The Liberty County Development Authority went into an unwarranted executive session Jan. 6, during a meeting and workshop, according to Georgia Press Association attorney David Hudson.
The Coastal Courier initially contacted Hudson over concerns about whether the subject matter that prompted the development authority to enter into closed session qualifies as being exempt from public disclosure under Georgia’s open-meetings/open-records act, also known as the Sunshine Law.
Hudson asserts the LCDA should not have closed the meeting to the public. The GPA legal advisor said the study cited as reason for the executive session does not qualify as being exempt from public view.
The development authority maintains its board members legally entered into a closed session to discuss an incentives study commissioned by Industrial Developments International. LCDA officials consider the study exempt from public disclosure, because they claim the document contains proprietary information.
“Prior to the meeting, (development authority attorney Kelly Davis) advised us verbally that going into executive session was the best way to handle board discussions of the incentives study commissioned by IDI (Industrial Developments International) and shared with us,” said Danielle Hipps, LCDA director of marketing and communications, in a Jan. 7 email. “The company regarded the study results as proprietary and has legal documentation declaring such, which therefore renders them exempt from public inspection.”
Hudson and Davis offered different interpretations of the Georgia open-meetings/open-records act, citing different sections of the code in several emails.
“The 2012 revisions to the Georgia Open Meetings Act expressly permit executive sessions when necessary to discuss a record — or portions thereof — exempt from public inspection under the Georgia Open Records Act (e.g. records containing trade secrets, proprietary information, etc.),” Davis said in a Jan. 7 email, citing O.C.G.A. § 50-14-3(b)(4). “While most public agencies regarded this exception as implied under prior law, the new revisions make this exception explicit.”
“It is correct that an agency may vote to meet in a closed session to discuss a document that would be exempt from public inspection,” Hudson said in a Jan. 7 email. “However, there is no exception that makes a study commissioned for the development authority by an outside consultant closed to the public. Even if the outside consultant declared the document proprietary, that would not defeat the right of the public to inspect documents that have been provided to a public agency concerning the business of the agency.”
Hudson said proprietary documents — or trade secrets — can only be kept from the public when these trade secrets are required by law to be submitted to the agency, along with an affidavit.
“A study bought and paid for by the development authority and submitted to the authority would not qualify as an exempt document, and thus a closed meeting to discuss a non-exempt document would not be in compliance with the law,” he concluded.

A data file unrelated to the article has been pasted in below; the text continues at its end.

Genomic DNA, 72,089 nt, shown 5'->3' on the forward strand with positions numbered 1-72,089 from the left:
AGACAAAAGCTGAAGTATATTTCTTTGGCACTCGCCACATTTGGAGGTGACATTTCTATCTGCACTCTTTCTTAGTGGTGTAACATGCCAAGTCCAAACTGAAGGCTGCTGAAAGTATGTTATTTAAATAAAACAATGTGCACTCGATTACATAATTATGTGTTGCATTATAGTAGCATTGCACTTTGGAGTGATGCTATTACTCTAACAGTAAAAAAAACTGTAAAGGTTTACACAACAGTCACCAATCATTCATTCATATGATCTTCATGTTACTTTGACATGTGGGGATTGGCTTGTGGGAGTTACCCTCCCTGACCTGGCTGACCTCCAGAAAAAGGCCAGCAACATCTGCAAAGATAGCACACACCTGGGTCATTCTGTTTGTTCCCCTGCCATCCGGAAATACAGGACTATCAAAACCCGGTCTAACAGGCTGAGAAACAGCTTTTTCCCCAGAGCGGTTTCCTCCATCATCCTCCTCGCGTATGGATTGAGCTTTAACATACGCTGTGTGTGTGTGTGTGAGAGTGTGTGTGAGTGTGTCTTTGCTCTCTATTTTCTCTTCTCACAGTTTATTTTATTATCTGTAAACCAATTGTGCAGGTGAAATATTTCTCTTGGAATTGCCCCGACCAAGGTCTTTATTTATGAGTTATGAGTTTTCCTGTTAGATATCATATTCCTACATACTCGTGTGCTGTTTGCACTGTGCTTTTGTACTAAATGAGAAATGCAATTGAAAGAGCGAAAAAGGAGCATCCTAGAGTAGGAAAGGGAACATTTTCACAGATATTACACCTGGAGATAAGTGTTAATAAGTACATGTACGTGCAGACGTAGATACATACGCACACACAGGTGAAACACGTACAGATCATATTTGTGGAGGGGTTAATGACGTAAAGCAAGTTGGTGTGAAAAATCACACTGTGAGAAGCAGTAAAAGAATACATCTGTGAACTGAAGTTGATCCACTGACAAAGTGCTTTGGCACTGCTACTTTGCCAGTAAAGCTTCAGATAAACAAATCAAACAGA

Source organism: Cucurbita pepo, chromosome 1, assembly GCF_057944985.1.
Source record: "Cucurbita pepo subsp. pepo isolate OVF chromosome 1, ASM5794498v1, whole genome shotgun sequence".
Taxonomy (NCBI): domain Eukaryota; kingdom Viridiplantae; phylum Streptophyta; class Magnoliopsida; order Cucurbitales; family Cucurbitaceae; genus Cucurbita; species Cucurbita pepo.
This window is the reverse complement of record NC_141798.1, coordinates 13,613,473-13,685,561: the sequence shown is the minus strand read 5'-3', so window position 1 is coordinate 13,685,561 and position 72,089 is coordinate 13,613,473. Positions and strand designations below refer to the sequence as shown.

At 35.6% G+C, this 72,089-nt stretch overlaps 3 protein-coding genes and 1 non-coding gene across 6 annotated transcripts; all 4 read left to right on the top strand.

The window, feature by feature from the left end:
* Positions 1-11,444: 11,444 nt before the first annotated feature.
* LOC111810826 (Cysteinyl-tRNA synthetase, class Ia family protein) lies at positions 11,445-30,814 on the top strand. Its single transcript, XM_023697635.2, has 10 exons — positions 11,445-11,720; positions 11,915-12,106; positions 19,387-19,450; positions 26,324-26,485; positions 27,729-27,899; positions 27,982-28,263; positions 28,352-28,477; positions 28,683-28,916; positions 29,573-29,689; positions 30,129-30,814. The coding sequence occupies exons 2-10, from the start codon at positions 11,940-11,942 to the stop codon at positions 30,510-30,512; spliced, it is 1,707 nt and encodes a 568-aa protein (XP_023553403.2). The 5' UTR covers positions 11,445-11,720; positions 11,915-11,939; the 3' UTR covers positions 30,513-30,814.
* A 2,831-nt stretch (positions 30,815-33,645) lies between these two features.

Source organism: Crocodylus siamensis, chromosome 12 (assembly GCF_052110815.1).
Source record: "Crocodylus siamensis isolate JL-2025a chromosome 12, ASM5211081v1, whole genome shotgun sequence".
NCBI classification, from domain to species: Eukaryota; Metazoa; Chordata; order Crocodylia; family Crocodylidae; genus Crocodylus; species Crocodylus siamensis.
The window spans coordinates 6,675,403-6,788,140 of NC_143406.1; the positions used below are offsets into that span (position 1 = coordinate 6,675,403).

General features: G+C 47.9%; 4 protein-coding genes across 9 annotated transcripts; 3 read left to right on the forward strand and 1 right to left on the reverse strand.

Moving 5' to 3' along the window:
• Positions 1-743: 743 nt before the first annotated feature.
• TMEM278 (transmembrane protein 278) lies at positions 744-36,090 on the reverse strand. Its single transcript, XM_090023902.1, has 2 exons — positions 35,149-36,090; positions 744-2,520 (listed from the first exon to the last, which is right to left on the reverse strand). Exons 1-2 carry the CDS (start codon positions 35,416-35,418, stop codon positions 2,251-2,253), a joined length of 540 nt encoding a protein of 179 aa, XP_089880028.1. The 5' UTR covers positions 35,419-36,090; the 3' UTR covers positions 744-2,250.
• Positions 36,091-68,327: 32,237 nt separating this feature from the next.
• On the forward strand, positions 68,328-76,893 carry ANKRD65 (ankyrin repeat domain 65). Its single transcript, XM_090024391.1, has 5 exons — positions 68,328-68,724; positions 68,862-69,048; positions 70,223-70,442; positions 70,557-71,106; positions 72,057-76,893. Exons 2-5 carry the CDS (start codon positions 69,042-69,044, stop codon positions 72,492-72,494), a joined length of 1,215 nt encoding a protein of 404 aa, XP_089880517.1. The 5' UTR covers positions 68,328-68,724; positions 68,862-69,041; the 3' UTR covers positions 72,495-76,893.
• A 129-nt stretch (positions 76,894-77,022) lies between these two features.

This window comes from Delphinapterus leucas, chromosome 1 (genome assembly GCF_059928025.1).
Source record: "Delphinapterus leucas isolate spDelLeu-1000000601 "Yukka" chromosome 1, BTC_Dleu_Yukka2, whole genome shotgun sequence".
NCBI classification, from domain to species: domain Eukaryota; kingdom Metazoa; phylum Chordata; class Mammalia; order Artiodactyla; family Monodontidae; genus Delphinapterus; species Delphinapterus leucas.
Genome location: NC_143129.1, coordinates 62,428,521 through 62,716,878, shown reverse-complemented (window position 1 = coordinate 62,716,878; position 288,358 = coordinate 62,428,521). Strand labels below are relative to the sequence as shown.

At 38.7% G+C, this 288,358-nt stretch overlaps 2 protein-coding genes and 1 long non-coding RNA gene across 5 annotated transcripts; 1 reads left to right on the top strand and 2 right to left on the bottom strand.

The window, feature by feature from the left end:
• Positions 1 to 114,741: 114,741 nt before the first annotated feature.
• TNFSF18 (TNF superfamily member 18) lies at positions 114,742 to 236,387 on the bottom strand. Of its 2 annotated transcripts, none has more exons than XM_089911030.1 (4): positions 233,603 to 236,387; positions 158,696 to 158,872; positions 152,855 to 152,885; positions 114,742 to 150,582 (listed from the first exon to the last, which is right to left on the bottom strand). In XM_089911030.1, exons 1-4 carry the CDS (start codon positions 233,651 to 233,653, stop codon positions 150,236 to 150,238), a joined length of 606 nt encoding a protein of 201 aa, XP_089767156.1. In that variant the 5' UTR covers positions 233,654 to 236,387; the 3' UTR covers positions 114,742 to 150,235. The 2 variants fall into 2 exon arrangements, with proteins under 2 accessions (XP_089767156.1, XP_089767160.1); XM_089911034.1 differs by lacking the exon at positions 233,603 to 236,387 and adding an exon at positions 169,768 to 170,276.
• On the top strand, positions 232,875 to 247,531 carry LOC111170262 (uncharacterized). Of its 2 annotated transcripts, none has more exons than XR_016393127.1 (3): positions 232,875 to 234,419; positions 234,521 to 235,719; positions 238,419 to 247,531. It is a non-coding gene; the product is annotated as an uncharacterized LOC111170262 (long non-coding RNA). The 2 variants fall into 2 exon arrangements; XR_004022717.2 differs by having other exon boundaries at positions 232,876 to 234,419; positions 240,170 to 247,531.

In a succeeding email dated Jan. 22, Davis referred to another section of the open records act, O.C.G.A. 50-18-72(a)(35), stating that the following is not required to be open to the public: “data, records or information of a proprietary nature, produced or collected by or for faculty or staff of state institutions of higher learning, or other governmental agencies, in the conduct of, or as a result of, study or research on commercial, scientific, technical or scholarly issues, whether sponsored by the institution alone or in conjunction with a governmental body or private concern, where such data, records or information has not been publicly released, published, copyrighted, or patented.”
Hudson countered the development authority attorney’s position in a Jan. 23 email, stating that this section of the code was “put in the law to protect academic research performed by or with a government education institution or other government agencies, on research projects of various types.”
“It is designed to prevent others from pirating the research work that is being conducted before that research is published or used by the owner,” he explained.
Hudson said the study commissioned by the development authority was “undertaken specifically for the benefit of that public agency and to advise it on how it will conduct its affairs.”
“It is not anything that has commercial use that could be marketed to others,” he added. “Thus, the exception relied upon by the authority, in my view, is not applicable.”
Davis said the development authority strives for transparency, yet has a responsibility to protect its industrial clients.
“Like other government agencies devoted to economic development, the authority occasionally struggles with such matters, as it is sometimes difficult to weigh the paramount right of the public to access public records against the occasionally competing and legitimate interests of the authority and its industrial clients and development partners to safeguard valuable proprietary information,” he said. “At all times, however, the authority endeavors to fully comply with applicable law, including Georgia’s Sunshine Laws.”
Davis and development authority officials commented they were open to further discuss the issue with the Courier.